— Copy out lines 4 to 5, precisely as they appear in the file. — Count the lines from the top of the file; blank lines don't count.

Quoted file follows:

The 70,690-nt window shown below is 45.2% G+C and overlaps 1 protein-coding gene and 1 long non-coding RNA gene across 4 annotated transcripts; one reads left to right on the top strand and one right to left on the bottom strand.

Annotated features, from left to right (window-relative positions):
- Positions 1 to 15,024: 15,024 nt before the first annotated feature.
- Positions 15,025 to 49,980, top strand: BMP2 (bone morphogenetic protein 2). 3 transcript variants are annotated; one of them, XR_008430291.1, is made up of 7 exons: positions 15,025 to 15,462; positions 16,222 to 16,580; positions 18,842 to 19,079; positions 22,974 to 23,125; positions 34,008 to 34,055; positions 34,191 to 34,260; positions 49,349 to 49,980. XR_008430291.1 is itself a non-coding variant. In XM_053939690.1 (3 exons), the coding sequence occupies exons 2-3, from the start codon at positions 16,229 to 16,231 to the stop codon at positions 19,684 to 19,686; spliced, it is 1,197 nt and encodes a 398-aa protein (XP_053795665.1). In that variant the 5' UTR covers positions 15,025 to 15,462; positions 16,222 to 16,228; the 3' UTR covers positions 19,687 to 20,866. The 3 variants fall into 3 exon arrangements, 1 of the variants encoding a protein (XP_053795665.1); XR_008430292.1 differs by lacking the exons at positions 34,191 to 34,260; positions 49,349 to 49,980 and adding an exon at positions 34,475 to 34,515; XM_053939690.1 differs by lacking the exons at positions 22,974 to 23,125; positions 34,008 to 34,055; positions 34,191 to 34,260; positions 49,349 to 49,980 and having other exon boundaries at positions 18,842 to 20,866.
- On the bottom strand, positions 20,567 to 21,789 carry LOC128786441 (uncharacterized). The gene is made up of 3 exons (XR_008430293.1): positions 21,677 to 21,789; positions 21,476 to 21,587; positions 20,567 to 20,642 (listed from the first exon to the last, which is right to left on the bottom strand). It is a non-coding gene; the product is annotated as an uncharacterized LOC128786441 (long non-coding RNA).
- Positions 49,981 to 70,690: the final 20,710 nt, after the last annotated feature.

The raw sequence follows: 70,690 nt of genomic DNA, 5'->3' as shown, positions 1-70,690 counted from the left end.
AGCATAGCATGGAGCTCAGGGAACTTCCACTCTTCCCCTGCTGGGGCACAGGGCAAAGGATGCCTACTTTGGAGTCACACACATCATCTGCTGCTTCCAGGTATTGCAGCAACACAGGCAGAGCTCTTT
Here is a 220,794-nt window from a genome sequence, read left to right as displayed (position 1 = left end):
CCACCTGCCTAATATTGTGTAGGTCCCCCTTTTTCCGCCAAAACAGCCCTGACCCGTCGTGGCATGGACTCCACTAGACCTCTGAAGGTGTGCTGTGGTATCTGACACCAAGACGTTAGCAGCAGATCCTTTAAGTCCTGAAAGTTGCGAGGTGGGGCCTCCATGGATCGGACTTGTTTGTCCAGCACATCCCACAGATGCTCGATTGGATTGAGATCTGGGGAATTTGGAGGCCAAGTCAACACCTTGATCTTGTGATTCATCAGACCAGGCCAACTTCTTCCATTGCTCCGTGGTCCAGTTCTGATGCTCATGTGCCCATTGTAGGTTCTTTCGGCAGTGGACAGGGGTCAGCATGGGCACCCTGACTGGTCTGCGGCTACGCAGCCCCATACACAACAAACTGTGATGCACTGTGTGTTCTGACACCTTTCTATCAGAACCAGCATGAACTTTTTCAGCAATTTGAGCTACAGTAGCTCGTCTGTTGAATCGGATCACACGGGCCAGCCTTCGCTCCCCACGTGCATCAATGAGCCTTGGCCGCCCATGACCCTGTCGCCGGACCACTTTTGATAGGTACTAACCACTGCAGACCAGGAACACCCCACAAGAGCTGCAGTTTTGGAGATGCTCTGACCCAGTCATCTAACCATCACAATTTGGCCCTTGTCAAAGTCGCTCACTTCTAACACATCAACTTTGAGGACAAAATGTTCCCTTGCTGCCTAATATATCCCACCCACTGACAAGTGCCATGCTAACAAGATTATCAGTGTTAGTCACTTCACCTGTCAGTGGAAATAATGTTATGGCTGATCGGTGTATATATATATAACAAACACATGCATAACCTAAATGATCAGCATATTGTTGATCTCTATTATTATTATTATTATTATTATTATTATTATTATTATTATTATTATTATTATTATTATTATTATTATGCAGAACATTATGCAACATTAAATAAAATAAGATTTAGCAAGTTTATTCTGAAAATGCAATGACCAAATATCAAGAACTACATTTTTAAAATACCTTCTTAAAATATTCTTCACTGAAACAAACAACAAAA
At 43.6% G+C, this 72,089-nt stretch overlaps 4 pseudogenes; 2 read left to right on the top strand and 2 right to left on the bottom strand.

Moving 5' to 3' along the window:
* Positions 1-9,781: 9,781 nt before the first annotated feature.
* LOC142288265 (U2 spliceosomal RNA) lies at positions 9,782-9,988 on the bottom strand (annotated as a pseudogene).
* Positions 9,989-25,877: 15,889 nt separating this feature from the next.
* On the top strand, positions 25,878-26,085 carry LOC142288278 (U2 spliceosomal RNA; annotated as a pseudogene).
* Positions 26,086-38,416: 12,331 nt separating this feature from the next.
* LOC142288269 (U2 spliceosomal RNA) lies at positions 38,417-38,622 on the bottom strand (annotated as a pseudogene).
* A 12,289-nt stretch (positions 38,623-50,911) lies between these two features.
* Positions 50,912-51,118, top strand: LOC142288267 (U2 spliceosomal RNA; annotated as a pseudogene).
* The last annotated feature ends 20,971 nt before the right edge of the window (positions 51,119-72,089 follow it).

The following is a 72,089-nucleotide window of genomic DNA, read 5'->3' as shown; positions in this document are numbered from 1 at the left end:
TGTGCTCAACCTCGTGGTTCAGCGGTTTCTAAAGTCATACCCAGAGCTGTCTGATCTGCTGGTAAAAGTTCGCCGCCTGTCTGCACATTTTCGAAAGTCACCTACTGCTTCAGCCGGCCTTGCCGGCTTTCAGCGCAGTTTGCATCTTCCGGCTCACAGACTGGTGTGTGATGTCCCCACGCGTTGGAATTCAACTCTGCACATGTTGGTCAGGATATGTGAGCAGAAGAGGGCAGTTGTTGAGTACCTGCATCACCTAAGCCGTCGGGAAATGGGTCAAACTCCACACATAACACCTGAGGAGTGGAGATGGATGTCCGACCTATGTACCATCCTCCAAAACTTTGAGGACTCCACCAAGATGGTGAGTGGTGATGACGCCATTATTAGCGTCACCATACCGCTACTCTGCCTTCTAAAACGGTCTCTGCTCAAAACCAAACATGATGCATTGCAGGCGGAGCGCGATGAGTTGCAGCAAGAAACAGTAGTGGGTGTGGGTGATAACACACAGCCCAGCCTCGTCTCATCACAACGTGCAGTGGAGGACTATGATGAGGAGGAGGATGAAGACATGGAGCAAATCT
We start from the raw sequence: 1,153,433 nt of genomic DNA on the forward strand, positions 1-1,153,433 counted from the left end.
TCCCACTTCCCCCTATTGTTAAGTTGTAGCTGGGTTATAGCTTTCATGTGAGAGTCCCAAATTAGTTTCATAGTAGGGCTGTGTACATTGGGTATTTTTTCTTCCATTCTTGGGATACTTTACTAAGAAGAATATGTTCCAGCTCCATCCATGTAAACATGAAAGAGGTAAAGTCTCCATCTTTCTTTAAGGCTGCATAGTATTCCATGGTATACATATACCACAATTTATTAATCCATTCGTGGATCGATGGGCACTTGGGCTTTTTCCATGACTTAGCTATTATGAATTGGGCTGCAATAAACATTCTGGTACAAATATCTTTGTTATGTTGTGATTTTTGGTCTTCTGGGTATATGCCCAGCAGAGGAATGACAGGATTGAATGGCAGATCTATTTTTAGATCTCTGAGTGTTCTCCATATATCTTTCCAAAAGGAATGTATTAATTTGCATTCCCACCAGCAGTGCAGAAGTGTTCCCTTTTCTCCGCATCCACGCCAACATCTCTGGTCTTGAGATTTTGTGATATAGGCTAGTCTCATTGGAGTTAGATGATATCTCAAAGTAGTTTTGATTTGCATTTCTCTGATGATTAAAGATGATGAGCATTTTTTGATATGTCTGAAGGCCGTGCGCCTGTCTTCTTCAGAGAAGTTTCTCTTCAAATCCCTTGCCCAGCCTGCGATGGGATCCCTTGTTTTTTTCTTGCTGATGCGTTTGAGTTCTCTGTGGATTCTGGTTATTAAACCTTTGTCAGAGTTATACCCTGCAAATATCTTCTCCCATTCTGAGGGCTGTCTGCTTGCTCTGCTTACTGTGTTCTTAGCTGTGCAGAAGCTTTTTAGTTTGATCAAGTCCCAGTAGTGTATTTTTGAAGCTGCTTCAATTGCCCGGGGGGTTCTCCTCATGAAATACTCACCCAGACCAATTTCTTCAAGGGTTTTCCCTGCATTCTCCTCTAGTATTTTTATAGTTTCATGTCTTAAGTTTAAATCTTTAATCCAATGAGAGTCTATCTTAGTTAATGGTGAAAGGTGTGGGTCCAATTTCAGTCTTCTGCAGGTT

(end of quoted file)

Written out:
- Positions 15,025 to 49,980, top strand: BMP2 (bone morphogenetic protein 2). 3 transcript variants are annotated; one of them, XR_008430291.1, is made up of 7 exons: positions 15,025 to 15,462; positions 16,222 to 16,580; positions 18,842 to 19,079; positions 22,974 to 23,125; positions 34,008 to 34,055; positions 34,191 to 34,260; positions 49,349 to 49,980. XR_008430291.1 is itself a non-coding variant. In XM_053939690.1 (3 exons), the coding sequence occupies exons 2-3, from the start codon at positions 16,229 to 16,231 to the stop codon at positions 19,684 to 19,686; spliced, it is 1,197 nt and encodes a 398-aa protein (XP_053795665.1). In that variant the 5' UTR covers positions 15,025 to 15,462; positions 16,222 to 16,228; the 3' UTR covers positions 19,687 to 20,866. The 3 variants fall into 3 exon arrangements, 1 of the variants encoding a protein (XP_053795665.1); XR_008430292.1 differs by lacking the exons at positions 34,191 to 34,260; positions 49,349 to 49,980 and adding an exon at positions 34,475 to 34,515; XM_053939690.1 differs by lacking the exons at positions 22,974 to 23,125; positions 34,008 to 34,055; positions 34,191 to 34,260; positions 49,349 to 49,980 and having other exon boundaries at positions 18,842 to 20,866.
- On the bottom strand, positions 20,567 to 21,789 carry LOC128786441 (uncharacterized). The gene is made up of 3 exons (XR_008430293.1): positions 21,677 to 21,789; positions 21,476 to 21,587; positions 20,567 to 20,642 (listed from the first exon to the last, which is right to left on the bottom strand). It is a non-coding gene; the product is annotated as an uncharacterized LOC128786441 (long non-coding RNA).